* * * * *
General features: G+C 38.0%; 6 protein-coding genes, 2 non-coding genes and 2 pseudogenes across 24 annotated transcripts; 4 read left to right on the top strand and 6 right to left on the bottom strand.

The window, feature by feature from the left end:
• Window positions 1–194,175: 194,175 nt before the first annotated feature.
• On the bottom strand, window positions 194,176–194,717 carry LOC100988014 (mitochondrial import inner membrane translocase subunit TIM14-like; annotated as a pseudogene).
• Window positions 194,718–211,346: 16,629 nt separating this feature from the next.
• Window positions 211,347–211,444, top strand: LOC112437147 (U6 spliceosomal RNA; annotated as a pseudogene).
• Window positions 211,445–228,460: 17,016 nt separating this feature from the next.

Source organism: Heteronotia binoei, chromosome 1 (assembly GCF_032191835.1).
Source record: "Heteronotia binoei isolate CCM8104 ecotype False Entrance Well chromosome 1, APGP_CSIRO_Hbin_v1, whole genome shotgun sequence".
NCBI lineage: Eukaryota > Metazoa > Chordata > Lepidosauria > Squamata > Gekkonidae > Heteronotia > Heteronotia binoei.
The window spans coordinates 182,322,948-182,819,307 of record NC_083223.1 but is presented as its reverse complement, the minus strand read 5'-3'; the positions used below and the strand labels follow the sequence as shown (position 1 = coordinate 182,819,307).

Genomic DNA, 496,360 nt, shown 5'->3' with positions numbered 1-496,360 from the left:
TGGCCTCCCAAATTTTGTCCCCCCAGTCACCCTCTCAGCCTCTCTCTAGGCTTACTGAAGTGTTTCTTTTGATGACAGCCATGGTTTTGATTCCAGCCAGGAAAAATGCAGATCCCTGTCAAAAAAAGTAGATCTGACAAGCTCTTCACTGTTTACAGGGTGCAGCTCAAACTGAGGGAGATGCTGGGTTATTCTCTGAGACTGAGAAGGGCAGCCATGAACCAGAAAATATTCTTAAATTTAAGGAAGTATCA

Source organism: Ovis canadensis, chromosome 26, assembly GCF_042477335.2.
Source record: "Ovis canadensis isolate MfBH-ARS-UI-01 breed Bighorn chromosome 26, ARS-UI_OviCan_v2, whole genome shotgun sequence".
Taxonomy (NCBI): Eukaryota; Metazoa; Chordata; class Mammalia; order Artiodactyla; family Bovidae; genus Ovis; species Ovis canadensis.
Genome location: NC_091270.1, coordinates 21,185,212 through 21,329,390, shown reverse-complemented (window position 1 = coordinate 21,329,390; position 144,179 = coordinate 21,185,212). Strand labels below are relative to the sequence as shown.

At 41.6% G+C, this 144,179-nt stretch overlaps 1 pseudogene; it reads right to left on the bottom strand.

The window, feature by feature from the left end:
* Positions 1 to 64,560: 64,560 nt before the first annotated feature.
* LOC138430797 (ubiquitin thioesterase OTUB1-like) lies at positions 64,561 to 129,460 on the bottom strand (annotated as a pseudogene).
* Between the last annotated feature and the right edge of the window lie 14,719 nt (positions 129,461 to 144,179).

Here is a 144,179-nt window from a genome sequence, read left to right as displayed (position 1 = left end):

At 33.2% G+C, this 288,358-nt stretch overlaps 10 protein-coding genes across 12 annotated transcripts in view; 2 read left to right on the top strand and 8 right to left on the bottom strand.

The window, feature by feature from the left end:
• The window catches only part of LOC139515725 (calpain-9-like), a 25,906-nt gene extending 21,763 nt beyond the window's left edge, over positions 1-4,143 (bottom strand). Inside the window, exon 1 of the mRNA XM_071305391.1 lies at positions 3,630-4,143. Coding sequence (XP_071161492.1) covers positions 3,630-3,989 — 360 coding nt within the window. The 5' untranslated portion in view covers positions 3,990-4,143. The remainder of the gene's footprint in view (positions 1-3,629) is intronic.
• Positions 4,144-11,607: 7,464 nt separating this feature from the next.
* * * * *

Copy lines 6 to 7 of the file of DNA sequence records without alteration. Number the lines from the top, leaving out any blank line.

• Window positions 211,347–211,444, top strand: LOC112437147 (U6 spliceosomal RNA; annotated as a pseudogene).
• Window positions 211,445–228,460: 17,016 nt separating this feature from the next.